Public Space Utilities

by guest blogger Ken

Jon’s warned me previously about my really long rambling posts (because he wants shorter, more frequent posts), so I’ll try to keep this one relatively brief, and focused on the topic of public utilities.

I’ll admit that I do read a bit of science fiction, and more than just Moon stories. Recently I stumbled across an odd little number called “For Texas and Zed” about a big but metal poor planet way out in the outer fringes of the Milky Way galaxy. It’s known for the best meat in the Empire, which subsists mostly on food substitutes. The book tries to convey the independent, hard as flint frontier ethos that has defined both the real Texas and the imaginary one in the book. One of the principal characters, trying to convey the planet Texas view of government was that most folks thought it should defend the planet and build public utilities.

Public utilities. The things that are of value to the entire population irrespective of their station in life. Water for sanitation, electricity for comforts, road and other ways for travel. The things that are so important to the commonweal and well-being of a nation that it makes sense for the citizens to fund them collectively. Done right, some of these things can be done privately. French corporations have gotten pretty good at running municipal water plants. A lot of our roadways are maintained under contract. Electricity…well, let’s just say that when the entire foundation of your prosperity is built on the delivery of energy, do you want to put that in the hands of speculators, or should that be the kind of thing that generates a steady 6% rate of return on Century Bonds?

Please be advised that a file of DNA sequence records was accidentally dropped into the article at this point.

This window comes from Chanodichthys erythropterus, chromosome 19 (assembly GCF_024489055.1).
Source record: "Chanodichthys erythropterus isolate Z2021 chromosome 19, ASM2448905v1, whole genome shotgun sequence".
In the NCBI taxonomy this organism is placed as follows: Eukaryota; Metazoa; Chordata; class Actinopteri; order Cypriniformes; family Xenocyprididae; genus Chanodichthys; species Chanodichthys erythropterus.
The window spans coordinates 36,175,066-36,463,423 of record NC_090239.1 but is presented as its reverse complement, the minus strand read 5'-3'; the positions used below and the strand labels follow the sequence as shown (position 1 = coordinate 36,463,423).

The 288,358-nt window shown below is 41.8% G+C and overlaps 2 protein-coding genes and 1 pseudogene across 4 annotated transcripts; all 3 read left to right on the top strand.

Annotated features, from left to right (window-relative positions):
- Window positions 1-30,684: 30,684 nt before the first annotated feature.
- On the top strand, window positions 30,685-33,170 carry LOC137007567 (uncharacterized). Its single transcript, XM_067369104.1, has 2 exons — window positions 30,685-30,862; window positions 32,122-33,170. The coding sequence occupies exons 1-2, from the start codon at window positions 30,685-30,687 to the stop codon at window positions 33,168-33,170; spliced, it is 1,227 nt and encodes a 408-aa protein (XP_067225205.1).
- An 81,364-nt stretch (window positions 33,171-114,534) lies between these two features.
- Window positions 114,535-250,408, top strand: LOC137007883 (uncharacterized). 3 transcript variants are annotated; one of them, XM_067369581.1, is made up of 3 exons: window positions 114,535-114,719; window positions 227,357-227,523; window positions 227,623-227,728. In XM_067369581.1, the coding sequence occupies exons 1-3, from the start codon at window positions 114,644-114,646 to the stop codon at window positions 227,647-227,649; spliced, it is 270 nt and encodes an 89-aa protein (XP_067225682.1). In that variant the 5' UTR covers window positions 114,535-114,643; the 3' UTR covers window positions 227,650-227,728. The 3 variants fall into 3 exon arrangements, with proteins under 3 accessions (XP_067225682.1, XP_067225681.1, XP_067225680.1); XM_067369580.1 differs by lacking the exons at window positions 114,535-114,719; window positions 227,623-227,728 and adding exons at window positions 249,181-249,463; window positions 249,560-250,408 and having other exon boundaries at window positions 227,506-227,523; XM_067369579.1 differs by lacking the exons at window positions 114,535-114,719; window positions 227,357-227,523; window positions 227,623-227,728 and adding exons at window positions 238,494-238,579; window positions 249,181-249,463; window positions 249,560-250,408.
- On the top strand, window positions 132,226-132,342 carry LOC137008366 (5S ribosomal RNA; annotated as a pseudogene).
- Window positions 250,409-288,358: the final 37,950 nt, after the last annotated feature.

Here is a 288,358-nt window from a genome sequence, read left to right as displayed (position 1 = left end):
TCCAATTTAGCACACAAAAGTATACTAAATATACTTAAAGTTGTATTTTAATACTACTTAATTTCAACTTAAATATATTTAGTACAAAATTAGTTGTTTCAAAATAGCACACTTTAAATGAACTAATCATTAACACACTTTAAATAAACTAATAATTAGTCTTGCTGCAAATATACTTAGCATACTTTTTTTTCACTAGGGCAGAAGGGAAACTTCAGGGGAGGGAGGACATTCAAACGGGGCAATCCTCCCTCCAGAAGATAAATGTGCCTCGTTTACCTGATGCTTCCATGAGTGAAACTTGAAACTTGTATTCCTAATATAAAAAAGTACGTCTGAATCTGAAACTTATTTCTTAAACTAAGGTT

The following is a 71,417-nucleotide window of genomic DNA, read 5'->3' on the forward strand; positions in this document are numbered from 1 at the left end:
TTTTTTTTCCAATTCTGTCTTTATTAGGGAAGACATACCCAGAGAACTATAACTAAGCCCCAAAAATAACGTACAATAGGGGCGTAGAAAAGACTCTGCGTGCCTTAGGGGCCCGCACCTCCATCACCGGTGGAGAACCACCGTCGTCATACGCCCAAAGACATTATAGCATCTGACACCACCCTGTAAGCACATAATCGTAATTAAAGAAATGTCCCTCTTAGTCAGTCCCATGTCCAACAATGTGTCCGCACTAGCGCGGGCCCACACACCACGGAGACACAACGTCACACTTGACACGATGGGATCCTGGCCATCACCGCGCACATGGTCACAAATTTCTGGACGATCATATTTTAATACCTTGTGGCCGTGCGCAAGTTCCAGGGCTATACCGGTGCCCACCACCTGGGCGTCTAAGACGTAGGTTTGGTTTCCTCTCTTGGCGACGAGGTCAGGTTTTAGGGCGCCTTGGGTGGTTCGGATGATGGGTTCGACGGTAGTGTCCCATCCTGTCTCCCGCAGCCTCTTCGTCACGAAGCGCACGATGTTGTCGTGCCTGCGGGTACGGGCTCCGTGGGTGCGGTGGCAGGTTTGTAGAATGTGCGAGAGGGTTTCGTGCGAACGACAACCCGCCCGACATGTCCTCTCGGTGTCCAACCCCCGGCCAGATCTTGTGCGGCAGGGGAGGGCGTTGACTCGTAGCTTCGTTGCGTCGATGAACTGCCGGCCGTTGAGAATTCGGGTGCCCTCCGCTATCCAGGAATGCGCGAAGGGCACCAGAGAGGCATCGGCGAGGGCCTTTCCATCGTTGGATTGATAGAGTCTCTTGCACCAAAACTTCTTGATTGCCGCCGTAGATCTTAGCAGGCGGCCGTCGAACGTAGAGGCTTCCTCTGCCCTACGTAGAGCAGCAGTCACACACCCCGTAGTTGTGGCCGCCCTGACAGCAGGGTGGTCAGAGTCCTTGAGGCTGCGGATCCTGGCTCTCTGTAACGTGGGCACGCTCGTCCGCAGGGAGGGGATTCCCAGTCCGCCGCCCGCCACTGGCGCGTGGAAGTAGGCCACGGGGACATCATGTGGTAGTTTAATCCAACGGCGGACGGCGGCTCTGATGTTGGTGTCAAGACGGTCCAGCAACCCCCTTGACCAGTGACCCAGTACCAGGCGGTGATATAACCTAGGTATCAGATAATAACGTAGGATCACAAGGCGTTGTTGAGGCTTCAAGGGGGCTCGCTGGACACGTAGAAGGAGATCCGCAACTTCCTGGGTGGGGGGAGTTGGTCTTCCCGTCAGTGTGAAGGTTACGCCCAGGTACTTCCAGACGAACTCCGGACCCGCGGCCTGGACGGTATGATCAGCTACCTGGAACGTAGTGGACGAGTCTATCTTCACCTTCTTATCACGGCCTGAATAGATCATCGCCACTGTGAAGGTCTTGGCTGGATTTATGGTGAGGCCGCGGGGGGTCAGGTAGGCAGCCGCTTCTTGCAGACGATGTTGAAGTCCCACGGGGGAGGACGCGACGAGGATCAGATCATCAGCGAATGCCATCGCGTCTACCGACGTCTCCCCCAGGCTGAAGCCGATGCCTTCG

For the record, as a libertarian, I wish that electricity delivery could be trusted to the markets. However, there is imperfect information because of regulations and laws influenced by monied interests and passed by sold-out legislators, which taints the accuracy of the information in the market. I was in California interning at Boeing during the Enron-induced black-outs back in 2001. They were actually considering making us come in at 05:30 in the morning so we’d be out by 14:30, which would be about the time the a/c units would be kicking in to keep the buildings bearable. It seemed that more often than not I’d have to re-set my alarm clock when I got home from work.

Utility for everyone. One of the keys to getting people comfortable with government spending the money extracted from our paychecks. So where does space fit in with all of this?